These crimes were not all actually reported to have taken place at the Hall of Justice.

Hilbert the Traveling Salesman

Perhaps, then, we want the average distance between each point and its nearest neighbor, rather than the smallest distance? Unfortunately, doing the nearest-neighbor calculation for every point in a large data set can be quite slow.

The cheat that Tippecanoe uses here (and in many other places) is that we don’t really need to know the nearest neighbor to each point to calculate a good-enough average distance to be able to choose a zoom level. A reasonably-nearby neighbor for each point is good enough.

The “traveling salesman problem” is the problem in computer science of trying to calculate the route through a set of points that will visit them all with the smallest total distance traveled, and a traveling salesman traversal of our data points would give us pairs of points that are nearby neighbors. In 1982, John J. Bartholdi and Loren K. Platzman observed that ordering a set of points by their distances along a Hilbert space-filling-curve produced an approximation to the ideal route that was fast and easy to calculate and was good enough for their application (daily reallocation of Meals on Wheels delivery routes), and it is good enough for our purposes too.

Major cities of the world, visited in Hilbert sequence.

I referred above to the average of those distances between pairs of points, but it turns out that in most geographic data sets, it is actually the logarithm of the distances that is normally distributed: that is, if the median distance between points is 4 miles, there will be equally many pairs that are 2 miles apart as 8 miles apart, rather than equally many that are 2 miles apart as 6 miles apart. This is because most things on the planet exist in clusters, with people clustered together in towns and cities, towns and cities clustered together in regions, and regions clustered together in continents.

So to calculate the representative distance between points in the data set, we take the geometric mean of the distances between pairs of (non-identical) points. That distance then translates into a zoom level. If the distance d is denominated in meters, the corresponding zoom level is ceil(log2(10000) - log2(d)), because the minimum distinguishable distance at zoom level 0 is approximately 10,000 meters (the circumference of the earth, divided by the 4096-unit size of the tile grid), and is cut in half with each increment to the zoom level.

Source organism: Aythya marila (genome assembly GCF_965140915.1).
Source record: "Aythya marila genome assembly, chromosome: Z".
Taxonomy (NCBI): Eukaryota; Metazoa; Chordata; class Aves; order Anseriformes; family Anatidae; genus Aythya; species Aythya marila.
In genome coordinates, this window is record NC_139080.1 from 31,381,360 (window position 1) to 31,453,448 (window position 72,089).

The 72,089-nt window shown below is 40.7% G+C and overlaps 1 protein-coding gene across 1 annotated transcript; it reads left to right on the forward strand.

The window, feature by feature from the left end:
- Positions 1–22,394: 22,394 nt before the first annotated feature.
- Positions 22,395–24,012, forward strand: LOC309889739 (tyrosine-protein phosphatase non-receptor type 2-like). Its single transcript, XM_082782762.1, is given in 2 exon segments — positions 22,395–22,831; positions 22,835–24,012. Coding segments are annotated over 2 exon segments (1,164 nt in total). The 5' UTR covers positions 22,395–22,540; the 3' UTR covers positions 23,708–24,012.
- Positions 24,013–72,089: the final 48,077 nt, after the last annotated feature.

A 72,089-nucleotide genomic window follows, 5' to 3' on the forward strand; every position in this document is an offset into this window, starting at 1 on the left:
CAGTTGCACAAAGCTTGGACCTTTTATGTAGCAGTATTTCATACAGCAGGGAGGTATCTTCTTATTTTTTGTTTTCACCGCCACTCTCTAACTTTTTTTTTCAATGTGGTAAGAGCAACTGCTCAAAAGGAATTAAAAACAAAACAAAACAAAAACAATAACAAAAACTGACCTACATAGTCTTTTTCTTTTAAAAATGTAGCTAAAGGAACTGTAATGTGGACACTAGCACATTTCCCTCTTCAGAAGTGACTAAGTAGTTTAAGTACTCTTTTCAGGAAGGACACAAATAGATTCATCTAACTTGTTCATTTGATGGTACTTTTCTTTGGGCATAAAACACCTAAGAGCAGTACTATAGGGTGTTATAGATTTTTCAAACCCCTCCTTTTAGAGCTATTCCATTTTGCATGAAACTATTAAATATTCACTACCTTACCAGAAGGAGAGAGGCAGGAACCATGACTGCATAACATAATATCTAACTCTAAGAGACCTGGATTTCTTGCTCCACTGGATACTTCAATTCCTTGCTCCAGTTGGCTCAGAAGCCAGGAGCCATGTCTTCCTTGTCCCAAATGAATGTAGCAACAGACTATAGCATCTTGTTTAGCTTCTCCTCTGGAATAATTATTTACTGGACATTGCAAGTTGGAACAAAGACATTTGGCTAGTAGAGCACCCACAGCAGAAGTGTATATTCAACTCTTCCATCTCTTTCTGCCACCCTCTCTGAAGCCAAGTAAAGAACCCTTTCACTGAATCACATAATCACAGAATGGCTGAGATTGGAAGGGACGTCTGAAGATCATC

This Hilbert ordering is also what allows me to refer above to “the area” that contains a cluster of buildings, and what enables the 40% of point features that are retained as you zoom out to be a spatially representative sample of the full data. Everything in Tippecanoe that is concerned with the density or locality or uniformity of feature locations is actually looking at features or pairs of features in Hilbert sequence rather than trying to do proper kernel density estimates. Tippecanoe accumulates the area of “polygon dust” buildings whose true shape is being lost in Hilbert sequence, and when it has accumulated enough area for something to be seen, it emits a placeholder at the location of the last “dust” building, confident that Hilbert locality makes that location suitably representative of the other lost features that have contributed area to it.

The distances within features

The zoom level calculation described above talks about point features, but we must also calculate an appropriate zoom level for polygon and line data. The first step of the process is still the same as with points features, but using a representative point for each polygon or line rather than the single point location that is inherent to a point feature. Tippecanoe formerly used the center of the bounding box of the feature as the representative point; now it uses one of the vertices of the feature, to avoid treating overlapping features as being extremely close together.

But if your data file is a set of country outlines, just being able to tell the countries apart from each other is not sufficient. You also need to be able to see the shape of each country, so we need to tile the features to a higher maximum zoom.